24 August 2007 18:00 [Source: ICIS news]
By John Waggoner
HOUSTON (ICIS news)--Brazil, the largest petrochemical producer in Latin America, is unfazed by the recent financial market turmoil brought on by US banks and the collapse of mortgage-backed securities.
As financial markets have been forced to liquidate holdings, ?xml:namespace>
In the past two years,
On Friday, the currency was trading at reais 1.98 to the dollar, compared with R1.84 on 24 July. Even in the ague of the
The Bovepsa stock exchange was trading above 52,000 points on Friday, having recovered from a drop on 16 August to 48,015 points, or over 9% in inter-day trading, having reached record highs of 58,185 points on 19 July.
There is a broad consensus in
Unless the situation worsens dramatically, Brazilian domestic demand should remain strong as well and help offset lower US demand.
In short, this may be the best crisis to hit
President Luiz Inacio Lula da Silva said in the wake of the market turmoil that
“We have learned in summertime to store food to eat in the winter,” Lula said.
The resilience of the Brazilian economy owes itself to a cycle of prosperity that has helped bolster foreign currency reserves and reduce dependence on foreign investment.
The Central Bank through July has accumulated foreign currency reserves at record high levels of $155bn according to Finance Minister Guido Mantega.
The current crisis could have thrown the country into a recession just a few years ago, according to Luiz Carlos Mendonca de Barros, a leading Brazilian economist.
A few years ago, the impact of tightened liquidity would have caused Brazilian central bank currency reserves to evaporate. As a result, the Brazilian real would have plummeted sharply in value against the dollar and the Central Bank would have had to raise interest rates to herd dollars back into the economy.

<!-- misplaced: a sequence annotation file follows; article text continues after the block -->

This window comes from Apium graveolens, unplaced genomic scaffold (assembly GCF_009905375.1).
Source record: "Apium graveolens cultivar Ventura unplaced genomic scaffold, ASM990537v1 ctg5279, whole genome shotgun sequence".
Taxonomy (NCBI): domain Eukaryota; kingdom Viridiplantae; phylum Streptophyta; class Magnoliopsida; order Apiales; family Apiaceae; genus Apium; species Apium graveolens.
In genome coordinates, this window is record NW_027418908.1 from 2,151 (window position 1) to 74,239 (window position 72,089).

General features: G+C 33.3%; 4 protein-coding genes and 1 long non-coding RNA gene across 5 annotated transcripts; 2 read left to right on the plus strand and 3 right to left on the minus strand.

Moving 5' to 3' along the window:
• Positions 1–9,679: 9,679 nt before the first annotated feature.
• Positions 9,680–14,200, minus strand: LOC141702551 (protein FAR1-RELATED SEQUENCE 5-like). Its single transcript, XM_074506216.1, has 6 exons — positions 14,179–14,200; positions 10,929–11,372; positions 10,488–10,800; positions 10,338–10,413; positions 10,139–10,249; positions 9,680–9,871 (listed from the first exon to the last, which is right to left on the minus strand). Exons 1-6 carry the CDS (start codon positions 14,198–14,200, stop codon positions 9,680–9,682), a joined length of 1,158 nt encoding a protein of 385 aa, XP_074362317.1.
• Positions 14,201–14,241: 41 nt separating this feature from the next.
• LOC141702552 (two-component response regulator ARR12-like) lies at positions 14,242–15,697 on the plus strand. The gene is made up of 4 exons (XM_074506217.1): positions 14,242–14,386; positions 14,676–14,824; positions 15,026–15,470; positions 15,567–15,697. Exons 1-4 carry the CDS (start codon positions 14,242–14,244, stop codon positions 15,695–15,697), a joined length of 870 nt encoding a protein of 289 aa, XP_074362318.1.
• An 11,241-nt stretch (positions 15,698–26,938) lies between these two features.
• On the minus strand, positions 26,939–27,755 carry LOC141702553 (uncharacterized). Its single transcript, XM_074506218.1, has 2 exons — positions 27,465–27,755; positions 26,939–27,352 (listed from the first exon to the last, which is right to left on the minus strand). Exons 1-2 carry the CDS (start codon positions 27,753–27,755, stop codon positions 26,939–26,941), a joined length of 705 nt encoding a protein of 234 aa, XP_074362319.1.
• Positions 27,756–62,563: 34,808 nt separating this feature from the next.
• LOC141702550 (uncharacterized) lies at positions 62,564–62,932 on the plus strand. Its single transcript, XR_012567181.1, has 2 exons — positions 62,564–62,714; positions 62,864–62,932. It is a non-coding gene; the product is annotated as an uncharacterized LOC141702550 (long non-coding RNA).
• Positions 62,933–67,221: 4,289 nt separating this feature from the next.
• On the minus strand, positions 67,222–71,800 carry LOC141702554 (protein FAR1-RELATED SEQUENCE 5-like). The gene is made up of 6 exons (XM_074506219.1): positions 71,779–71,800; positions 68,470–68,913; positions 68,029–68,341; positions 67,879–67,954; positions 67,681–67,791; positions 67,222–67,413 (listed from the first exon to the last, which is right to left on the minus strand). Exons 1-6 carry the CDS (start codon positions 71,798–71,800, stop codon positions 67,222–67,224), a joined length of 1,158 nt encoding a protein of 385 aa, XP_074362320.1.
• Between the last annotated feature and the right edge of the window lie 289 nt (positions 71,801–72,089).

According to IMF managing director Rodrigo Rato, however, the current market malaise should not prove an emerging market powder-keg.
“Unlike previous crises, this one should not affect sovereign risk,” he said in a visit last week to
In fact, Moody’s this week upgraded
This upgrade puts Brazilian sovereign risk one step below investment grade, which will improve the ability of private companies such as the large petrochemical producers to obtain credit on the international capital markets.
Rato said that the upgrade in the midst of a crisis is significant.
“This shows that
According to Carlos Mariani Bittencourt, chairman of the Brazilian Chemical Industry Association (Abiquim), the moment remains auspicious for growth of the country’s petrochemical industry.
The Brazilian executive said the most pressing concern to the economy is not the current situation in global financial markets but the heavy amount of public sector spending.
“The industry is producing at full steam,” Mariani said in Portuguese, adding that the momentary hiccup in the global financial markets has not diminished enthusiasm in local industry.
With Brazilian GDP estimated to close the year with 5% growth compared with 2006, the petrochemical industry could see demand grow in the range of 7% compared with the previous year, Mariani said.
“Demand is very strong, the stock market and currency have mostly recovered, and nobody here has any sense of panic,” he said.
Even if the currency weakens enough to pressure feedstock prices upwards, Mariani said it is not likely to hold back the industry’s firm growth this year.
“There is sufficient demand to support an increase in naphtha prices,” he said.
Mariani attributed the growth in the Brazilian petrochemical industry to better economic fundamentals such as lower interest rates, lower inflation, better levels of consumer spending and income and increased access to credit.
“Every week in the newspapers here in
Construction growth represents strong demand for polyvinyl chloride (PVC) and other chemicals such as epoxies used in cement.
“Interest rates in
Automobile sales are estimated to grow by 20% this year, which represents significant demand for a variety of plastic components and rubber. If export demand has dropped a little bit for cars, local demand is more than compensating for it, Mariani said.
“There is little doubt that the industry will grow this year more than it did last year, even with the crisis,” he said.
($1 = R1.98)
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